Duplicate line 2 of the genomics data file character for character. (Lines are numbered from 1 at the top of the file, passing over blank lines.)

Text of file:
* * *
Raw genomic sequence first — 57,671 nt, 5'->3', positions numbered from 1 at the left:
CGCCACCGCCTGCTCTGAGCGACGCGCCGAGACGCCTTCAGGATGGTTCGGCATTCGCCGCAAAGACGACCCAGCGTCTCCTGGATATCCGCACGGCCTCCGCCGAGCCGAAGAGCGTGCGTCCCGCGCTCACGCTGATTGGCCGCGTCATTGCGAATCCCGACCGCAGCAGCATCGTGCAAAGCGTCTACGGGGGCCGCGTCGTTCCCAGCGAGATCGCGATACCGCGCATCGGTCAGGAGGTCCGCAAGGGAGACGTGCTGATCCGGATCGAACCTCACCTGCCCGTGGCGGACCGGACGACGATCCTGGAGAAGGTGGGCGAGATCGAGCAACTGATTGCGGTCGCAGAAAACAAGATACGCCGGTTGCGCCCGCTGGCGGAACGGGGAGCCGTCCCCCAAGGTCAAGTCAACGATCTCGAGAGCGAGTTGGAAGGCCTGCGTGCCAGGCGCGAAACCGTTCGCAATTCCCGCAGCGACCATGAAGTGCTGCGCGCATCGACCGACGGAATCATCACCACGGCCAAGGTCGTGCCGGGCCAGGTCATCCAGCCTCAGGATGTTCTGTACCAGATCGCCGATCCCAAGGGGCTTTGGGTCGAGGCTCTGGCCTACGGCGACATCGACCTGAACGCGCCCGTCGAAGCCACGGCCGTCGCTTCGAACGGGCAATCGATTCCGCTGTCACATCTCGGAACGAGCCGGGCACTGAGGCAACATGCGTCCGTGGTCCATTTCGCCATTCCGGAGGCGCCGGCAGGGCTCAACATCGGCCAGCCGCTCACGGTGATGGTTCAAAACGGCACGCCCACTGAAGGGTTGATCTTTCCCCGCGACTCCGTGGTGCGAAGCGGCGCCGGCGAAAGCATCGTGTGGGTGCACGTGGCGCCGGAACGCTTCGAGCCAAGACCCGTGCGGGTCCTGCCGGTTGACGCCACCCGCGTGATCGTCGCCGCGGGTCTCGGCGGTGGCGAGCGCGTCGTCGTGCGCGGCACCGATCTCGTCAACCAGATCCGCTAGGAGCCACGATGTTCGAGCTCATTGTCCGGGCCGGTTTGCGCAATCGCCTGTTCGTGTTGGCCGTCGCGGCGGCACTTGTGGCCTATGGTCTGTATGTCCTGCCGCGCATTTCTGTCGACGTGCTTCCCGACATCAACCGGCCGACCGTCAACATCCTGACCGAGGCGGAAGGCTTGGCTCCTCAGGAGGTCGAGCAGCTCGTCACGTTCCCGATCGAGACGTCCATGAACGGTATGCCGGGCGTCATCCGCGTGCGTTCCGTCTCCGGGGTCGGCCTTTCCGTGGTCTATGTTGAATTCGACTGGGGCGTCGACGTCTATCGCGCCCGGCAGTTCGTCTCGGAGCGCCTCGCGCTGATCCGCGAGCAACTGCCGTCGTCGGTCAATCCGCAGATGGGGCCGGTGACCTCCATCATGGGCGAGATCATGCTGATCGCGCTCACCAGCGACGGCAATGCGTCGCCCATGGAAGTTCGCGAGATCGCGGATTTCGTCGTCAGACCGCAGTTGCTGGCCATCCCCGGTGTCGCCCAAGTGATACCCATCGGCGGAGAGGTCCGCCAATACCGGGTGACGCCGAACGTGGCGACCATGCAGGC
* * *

CGCCACCGCCTGCTCTGAGCGACGCGCCGAGACGCCTTCAGGATGGTTCGGCATTCGCCGCAAAGACGACCCAGCGTCTCCTGGATATCCGCACGGCCTCCGCCGAGCCGAAGAGCGTGCGTCCCGCGCTCACGCTGATTGGCCGCGTCATTGCGAATCCCGACCGCAGCAGCATCGTGCAAAGCGTCTACGGGGGCCGCGTCGTTCCCAGCGAGATCGCGATACCGCGCATCGGTCAGGAGGTCCGCAAGGGAGACGTGCTGATCCGGATCGAACCTCACCTGCCCGTGGCGGACCGGACGACGATCCTGGAGAAGGTGGGCGAGATCGAGCAACTGATTGCGGTCGCAGAAAACAAGATACGCCGGTTGCGCCCGCTGGCGGAACGGGGAGCCGTCCCCCAAGGTCAAGTCAACGATCTCGAGAGCGAGTTGGAAGGCCTGCGTGCCAGGCGCGAAACCGTTCGCAATTCCCGCAGCGACCATGAAGTGCTGCGCGCATCGACCGACGGAATCATCACCACGGCCAAGGTCGTGCCGGGCCAGGTCATCCAGCCTCAGGATGTTCTGTACCAGATCGCCGATCCCAAGGGGCTTTGGGTCGAGGCTCTGGCCTACGGCGACATCGACCTGAACGCGCCCGTCGAAGCCACGGCCGTCGCTTCGAACGGGCAATCGATTCCGCTGTCACATCTCGGAACGAGCCGGGCACTGAGGCAACATGCGTCCGTGGTCCATTTCGCCATTCCGGAGGCGCCGGCAGGGCTCAACATCGGCCAGCCGCTCACGGTGATGGTTCAAAACGGCACGCCCACTGAAGGGTTGATCTTTCCCCGCGACTCCGTGGTGCGAAGCGGCGCCGGCGAAAGCATCGTGTGGGTGCACGTGGCGCCGGAACGCTTCGAGCCAAGACCCGTGCGGGTCCTGCCGGTTGACGCCACCCGCGTGATCGTCGCCGCGGGTCTCGGCGGTGGCGAGCGCGTCGTCGTGCGCGGCACCGATCTCGTCAACCAGATCCGCTAGGAGCCACGATGTTCGAGCTCATTGTCCGGGCCGGTTTGCGCAATCGCCTGTTCGTGTTGGCCGTCGCGGCGGCACTTGTGGCCTATGGTCTGTATGTCCTGCCGCGCATTTCTGTCGACGTGCTTCCCGACATCAACCGGCCGACCGTCAACATCCTGACCGAGGCGGAAGGCTTGGCTCCTCAGGAGGTCGAGCAGCTCGTCACGTTCCCGATCGAGACGTCCATGAACGGTATGCCGGGCGTCATCCGCGTGCGTTCCGTCTCCGGGGTCGGCCTTTCCGTGGTCTATGTTGAATTCGACTGGGGCGTCGACGTCTATCGCGCCCGGCAGTTCGTCTCGGAGCGCCTCGCGCTGATCCGCGAGCAACTGCCGTCGTCGGTCAATCCGCAGATGGGGCCGGTGACCTCCATCATGGGCGAGATCATGCTGATCGCGCTCACCAGCGACGGCAATGCGTCGCCCATGGAAGTTCGCGAGATCGCGGATTTCGTCGTCAGACCGCAGTTGCTGGCCATCCCCGGTGTCGCCCAAGTGATACCCATCGGCGGAGAGGTCCGCCAATACCGGGTGACGCCGAACGTGGCGACCATGCAGGC